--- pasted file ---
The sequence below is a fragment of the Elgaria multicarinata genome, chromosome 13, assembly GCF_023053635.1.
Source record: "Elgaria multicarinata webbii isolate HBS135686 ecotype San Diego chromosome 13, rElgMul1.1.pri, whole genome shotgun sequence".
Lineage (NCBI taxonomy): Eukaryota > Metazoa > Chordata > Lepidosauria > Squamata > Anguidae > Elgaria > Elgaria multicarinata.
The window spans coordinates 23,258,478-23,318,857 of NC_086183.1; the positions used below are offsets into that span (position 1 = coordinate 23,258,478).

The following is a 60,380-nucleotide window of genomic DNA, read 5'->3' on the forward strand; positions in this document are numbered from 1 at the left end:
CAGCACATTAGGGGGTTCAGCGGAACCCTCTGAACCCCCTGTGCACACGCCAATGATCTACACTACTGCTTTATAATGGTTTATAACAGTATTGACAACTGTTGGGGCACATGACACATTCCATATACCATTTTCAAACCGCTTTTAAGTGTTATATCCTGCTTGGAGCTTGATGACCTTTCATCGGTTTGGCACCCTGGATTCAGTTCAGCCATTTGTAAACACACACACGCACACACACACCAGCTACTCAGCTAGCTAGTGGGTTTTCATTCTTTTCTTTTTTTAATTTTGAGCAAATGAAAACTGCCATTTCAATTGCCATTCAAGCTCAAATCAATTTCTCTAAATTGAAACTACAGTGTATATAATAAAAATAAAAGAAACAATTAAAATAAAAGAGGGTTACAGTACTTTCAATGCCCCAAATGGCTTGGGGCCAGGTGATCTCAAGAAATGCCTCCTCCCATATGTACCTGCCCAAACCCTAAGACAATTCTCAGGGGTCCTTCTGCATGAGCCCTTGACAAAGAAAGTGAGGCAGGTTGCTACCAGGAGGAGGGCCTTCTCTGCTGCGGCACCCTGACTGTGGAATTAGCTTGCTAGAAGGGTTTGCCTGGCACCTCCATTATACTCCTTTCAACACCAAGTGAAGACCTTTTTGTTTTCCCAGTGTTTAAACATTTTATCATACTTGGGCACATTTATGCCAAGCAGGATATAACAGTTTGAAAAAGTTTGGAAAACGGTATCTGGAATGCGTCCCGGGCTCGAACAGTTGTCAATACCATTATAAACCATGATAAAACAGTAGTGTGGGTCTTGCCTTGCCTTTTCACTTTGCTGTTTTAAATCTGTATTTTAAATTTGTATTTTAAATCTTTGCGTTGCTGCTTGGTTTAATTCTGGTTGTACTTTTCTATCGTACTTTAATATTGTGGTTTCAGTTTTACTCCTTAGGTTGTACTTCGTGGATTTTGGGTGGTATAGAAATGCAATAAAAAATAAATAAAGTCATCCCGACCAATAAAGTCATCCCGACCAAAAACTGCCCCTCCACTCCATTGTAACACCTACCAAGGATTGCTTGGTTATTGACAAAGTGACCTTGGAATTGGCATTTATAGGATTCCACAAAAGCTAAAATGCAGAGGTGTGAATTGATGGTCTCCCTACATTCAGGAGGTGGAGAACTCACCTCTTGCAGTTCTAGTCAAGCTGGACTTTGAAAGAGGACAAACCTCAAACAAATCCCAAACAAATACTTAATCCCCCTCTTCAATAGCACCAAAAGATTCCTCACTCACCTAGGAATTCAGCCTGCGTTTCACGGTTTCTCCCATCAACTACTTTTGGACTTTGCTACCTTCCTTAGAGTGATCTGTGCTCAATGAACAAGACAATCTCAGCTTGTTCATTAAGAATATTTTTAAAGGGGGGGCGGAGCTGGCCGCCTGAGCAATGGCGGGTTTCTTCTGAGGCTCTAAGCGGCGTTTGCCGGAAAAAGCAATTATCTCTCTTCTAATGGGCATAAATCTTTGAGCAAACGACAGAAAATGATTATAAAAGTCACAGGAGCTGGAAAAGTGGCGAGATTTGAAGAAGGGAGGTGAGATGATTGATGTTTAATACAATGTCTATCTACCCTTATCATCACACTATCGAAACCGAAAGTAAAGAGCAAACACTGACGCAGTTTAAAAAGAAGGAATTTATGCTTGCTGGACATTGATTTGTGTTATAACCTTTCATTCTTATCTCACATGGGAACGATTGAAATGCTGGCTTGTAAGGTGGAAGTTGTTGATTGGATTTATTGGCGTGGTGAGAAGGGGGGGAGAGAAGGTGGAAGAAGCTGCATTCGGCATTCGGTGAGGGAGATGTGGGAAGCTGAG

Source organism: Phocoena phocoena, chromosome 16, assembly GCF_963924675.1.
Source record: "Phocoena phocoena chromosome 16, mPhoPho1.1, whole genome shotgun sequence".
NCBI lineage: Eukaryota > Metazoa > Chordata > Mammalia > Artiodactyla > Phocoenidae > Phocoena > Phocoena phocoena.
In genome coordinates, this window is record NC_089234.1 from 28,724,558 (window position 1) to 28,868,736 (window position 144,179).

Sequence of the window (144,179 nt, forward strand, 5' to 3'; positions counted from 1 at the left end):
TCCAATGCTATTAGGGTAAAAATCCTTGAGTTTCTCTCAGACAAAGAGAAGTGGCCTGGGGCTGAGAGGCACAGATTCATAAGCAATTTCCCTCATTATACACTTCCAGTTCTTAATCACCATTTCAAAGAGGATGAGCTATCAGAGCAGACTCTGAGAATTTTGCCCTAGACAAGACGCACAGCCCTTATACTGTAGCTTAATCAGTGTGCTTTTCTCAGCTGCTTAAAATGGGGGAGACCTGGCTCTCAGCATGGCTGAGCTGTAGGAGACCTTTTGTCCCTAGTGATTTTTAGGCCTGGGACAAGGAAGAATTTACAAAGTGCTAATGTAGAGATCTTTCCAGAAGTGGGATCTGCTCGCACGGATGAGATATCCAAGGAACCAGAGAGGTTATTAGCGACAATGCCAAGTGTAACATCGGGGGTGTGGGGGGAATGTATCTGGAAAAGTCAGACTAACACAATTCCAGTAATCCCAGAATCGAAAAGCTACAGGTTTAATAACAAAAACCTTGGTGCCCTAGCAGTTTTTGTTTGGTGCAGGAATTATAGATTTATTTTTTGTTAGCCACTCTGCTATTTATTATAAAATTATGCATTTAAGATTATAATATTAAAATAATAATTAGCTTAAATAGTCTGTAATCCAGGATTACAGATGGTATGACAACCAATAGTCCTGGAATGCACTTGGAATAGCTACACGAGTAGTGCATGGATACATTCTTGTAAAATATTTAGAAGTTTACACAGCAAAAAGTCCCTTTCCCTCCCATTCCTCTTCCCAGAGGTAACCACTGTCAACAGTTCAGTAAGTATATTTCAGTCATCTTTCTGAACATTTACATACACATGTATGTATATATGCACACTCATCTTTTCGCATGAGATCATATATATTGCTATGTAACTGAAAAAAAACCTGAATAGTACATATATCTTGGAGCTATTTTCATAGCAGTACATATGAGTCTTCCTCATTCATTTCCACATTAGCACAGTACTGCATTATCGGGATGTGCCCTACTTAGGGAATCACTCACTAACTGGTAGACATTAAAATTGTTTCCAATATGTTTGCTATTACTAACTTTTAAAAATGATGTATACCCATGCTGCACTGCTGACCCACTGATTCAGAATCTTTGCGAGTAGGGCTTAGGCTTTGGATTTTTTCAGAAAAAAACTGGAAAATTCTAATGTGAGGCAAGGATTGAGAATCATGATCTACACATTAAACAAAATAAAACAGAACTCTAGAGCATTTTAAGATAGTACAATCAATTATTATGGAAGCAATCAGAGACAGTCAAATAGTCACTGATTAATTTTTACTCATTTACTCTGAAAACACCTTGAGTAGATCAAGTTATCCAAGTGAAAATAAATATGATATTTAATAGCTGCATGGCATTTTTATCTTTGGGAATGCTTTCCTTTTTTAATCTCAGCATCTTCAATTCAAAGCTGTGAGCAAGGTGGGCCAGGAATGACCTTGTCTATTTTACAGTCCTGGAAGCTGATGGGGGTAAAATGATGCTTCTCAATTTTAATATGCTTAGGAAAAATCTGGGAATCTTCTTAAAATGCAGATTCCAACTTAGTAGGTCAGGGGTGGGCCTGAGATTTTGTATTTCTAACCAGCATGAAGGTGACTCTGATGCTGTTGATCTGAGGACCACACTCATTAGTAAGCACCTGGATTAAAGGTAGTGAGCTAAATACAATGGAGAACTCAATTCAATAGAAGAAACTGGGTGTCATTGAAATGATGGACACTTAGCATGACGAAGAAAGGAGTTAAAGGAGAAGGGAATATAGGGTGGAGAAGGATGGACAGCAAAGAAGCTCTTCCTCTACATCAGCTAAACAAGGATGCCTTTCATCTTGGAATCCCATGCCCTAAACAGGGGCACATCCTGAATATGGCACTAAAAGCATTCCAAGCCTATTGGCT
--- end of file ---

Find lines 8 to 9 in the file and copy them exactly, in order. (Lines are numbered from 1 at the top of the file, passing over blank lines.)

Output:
Source record: "Phocoena phocoena chromosome 16, mPhoPho1.1, whole genome shotgun sequence".
NCBI lineage: Eukaryota > Metazoa > Chordata > Mammalia > Artiodactyla > Phocoenidae > Phocoena > Phocoena phocoena.